IDEAS home Printed from https://ideas.repec.org/a/ozl/journl/v8y2005i2p145-162.html
   My bibliography  Save this article

Adapting to the Lifecourse? Evaluating Men and Women’s Working-Time Preferences

Author

Listed:
  • Brigid van Wanrooy

    () (The Australian National University)

Abstract

While participants in the Australian working time debate have focussed on the length and diversity of working hours, one of the central elements of the debate is whether these hours are meeting workers’ preferences. Hakim’s (2000) preference theory of work-lifestyle choices was developed to provide a framework for examining women’s work and family choices throughout their lives. She argues that while the majority of women have ‘adaptive’ preferences for both work and family, the majority of men have ‘work-centred’ preferences. This paper examines this theory using the NLC data on work hours and preferences, amongst men and women over the lifecourse. We find that work hours and preferences vary over the lifecourse for women, both with and without children. Analysis of men’s work hours shows little variation dependent on lifecourse stage, contrary to women. However, when we examine men’s individual movements in and out of the workforce we find evidence of adaptive behaviour. Additionally, in some cases men’s preferences for adaptive behaviour are not being met.

Suggested Citation

  • Brigid van Wanrooy, 2005. "Adapting to the Lifecourse? Evaluating Men and Women’s Working-Time Preferences," Australian Journal of Labour Economics (AJLE), Bankwest Curtin Economics Centre (BCEC), Curtin Business School, vol. 8(2), pages 145-162, June.
  • Handle: RePEc:ozl:journl:v:8:y:2005:i:2:p:145-162
    as

    Download full text from publisher

    To our knowledge, this item is not available for download. To find whether it is available, there are three options:
    1. Check below whether another version of this item is available online.
    2. Check on the provider's web page whether it is in fact available.
    3. Perform a search for a similarly titled item that would be available.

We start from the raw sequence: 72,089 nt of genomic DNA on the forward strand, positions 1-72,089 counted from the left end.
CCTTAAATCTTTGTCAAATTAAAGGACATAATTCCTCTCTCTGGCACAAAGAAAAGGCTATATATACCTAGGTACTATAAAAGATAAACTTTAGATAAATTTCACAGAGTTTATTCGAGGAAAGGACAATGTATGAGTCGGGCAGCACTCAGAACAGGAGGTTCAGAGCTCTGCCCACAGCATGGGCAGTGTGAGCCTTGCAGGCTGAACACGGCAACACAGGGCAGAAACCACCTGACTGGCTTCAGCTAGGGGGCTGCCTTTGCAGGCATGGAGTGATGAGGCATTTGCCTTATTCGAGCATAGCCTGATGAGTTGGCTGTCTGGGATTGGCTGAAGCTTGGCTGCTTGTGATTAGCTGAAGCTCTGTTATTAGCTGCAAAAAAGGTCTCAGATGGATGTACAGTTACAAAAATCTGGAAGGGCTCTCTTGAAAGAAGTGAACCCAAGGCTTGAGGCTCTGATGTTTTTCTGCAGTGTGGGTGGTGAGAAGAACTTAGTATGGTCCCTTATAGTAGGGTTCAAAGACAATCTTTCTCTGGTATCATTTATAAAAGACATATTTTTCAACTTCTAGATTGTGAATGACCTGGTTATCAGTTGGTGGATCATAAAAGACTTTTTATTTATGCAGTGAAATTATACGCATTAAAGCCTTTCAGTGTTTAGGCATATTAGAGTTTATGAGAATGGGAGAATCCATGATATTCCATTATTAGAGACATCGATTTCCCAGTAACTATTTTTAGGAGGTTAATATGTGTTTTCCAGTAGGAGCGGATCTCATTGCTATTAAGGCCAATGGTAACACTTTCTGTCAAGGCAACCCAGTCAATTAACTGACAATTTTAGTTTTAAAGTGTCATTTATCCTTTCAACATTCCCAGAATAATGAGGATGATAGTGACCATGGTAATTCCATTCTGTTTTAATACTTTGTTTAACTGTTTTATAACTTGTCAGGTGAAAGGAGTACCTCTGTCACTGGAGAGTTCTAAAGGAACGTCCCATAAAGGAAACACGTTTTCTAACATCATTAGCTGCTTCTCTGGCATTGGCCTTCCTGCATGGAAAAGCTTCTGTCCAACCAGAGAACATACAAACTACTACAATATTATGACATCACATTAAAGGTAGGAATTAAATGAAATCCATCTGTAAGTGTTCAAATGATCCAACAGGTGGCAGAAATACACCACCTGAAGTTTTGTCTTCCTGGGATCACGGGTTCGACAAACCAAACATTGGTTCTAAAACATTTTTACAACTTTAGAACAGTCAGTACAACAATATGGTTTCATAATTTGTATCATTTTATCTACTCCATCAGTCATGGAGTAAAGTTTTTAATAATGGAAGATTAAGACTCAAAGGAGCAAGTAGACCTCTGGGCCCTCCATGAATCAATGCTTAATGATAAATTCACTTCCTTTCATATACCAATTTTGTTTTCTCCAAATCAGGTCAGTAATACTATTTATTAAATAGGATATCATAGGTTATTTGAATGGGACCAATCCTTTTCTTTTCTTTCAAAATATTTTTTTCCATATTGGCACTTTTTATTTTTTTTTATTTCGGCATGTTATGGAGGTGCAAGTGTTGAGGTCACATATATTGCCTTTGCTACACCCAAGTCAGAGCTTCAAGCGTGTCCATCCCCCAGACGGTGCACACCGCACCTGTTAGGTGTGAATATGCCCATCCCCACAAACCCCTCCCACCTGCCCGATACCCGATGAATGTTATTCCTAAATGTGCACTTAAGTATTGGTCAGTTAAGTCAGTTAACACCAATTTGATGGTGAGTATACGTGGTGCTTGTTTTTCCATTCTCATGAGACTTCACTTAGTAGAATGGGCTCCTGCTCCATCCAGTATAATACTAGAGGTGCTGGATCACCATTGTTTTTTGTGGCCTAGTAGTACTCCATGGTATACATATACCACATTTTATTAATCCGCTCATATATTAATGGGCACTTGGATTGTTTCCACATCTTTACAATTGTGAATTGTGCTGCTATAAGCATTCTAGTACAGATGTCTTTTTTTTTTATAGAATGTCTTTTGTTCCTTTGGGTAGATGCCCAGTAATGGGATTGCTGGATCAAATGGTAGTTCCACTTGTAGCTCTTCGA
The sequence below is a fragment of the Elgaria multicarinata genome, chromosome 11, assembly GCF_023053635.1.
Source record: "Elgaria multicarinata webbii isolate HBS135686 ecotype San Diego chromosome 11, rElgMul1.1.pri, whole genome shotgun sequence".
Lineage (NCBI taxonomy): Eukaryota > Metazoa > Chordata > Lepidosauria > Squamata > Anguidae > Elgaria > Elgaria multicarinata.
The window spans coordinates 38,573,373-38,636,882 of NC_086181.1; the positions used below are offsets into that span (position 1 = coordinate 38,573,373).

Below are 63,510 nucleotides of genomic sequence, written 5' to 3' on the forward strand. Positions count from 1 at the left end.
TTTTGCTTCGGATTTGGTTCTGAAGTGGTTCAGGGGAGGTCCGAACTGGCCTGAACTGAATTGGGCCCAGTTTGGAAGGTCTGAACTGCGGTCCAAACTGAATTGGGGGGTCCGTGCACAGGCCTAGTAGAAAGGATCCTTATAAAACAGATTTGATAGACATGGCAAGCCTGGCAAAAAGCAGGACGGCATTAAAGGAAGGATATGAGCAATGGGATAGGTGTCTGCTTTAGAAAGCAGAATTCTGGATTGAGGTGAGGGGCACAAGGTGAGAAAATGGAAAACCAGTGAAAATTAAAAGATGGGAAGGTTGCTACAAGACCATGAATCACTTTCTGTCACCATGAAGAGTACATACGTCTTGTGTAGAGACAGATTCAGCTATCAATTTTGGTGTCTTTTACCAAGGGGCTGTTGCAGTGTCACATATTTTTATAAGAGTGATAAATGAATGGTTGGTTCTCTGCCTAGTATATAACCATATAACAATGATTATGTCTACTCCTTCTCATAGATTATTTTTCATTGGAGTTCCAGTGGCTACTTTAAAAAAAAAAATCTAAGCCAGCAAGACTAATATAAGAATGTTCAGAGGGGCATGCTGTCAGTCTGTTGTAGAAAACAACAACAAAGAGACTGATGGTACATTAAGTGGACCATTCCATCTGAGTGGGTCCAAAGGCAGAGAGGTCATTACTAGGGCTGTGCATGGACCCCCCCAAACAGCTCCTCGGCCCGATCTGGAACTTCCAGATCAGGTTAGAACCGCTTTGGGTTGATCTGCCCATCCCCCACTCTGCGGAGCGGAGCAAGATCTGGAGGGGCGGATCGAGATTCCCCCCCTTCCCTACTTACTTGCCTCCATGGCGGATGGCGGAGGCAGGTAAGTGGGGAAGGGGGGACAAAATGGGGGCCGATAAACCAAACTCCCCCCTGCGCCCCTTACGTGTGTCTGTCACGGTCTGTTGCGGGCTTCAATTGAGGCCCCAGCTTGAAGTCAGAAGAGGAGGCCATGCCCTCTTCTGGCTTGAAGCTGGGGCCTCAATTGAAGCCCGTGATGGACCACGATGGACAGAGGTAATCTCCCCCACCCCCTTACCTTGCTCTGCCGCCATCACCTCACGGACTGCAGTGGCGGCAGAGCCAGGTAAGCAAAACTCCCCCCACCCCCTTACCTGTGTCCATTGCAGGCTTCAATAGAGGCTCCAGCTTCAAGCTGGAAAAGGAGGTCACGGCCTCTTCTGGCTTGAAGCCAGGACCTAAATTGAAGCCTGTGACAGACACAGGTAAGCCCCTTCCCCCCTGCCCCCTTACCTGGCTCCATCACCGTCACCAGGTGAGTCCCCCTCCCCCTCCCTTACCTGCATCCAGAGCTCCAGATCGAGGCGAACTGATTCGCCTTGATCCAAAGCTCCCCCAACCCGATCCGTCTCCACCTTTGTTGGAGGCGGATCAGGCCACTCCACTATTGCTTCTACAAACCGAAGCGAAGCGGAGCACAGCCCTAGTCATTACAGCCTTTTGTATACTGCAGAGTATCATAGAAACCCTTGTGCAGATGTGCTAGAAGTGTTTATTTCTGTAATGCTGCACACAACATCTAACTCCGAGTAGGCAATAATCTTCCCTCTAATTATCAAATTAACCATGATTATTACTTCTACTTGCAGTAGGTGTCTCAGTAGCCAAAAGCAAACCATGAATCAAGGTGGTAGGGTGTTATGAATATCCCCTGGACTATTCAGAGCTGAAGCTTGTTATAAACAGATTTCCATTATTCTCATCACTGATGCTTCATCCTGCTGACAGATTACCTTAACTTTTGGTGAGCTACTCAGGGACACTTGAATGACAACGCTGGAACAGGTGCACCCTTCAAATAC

Citations

    Citations are extracted by the CitEc Project, subscribe to its RSS feed for this item.
    as


    Cited by:

    1. Stefanie Gerold & Matthias Nocker, 2015. "Reduction of Working Time in Austria. A Mixed Methods Study Relating a New Work Time Policy to Employee Preferences," WWWforEurope Working Papers series 97, WWWforEurope.

    More about this item

    Keywords

    Time Allocation and Labor Supply (hours of work; part-time employment; temporary workers; work sharing; absenteeism; quits; work-life balance) Economics of Gender; Non-labor Discrimination Time Allocation; Work Behavior; Employment Determination and Creation; Human Capital;

    JEL classification:

    • J22 - Labor and Demographic Economics - - Demand and Supply of Labor - - - Time Allocation and Labor Supply
    • J16 - Labor and Demographic Economics - - Demographic Economics - - - Economics of Gender; Non-labor Discrimination
    • J20 - Labor and Demographic Economics - - Demand and Supply of Labor - - - General

    Statistics

    Access and download statistics

    Corrections

    All material on this site has been provided by the respective publishers and authors. You can help correct errors and omissions. When requesting a correction, please mention this item's handle: RePEc:ozl:journl:v:8:y:2005:i:2:p:145-162. See general information about how to correct material in RePEc.

    For technical questions regarding this item, or to correct its authors, title, abstract, bibliographic or download information, contact: (Alan Duncan). General contact details of provider: http://edirc.repec.org/data/becurau.html .

    If you have authored this item and are not yet registered with RePEc, we encourage you to do it here. This allows to link your profile to this item. It also allows you to accept potential citations to this item that we are uncertain about.

    We have no references for this item. You can help adding them by using this form .

    If you know of missing items citing this one, you can help us creating those links by adding the relevant references in the same way as above, for each refering item. If you are a registered author of this item, you may also want to check the "citations" tab in your RePEc Author Service profile, as there may be some citations waiting for confirmation.

    Please note that corrections may take a couple of weeks to filter through the various RePEc services.

    IDEAS is a RePEc service hosted by the Research Division of the Federal Reserve Bank of St. Louis . RePEc uses bibliographic data supplied by the respective publishers.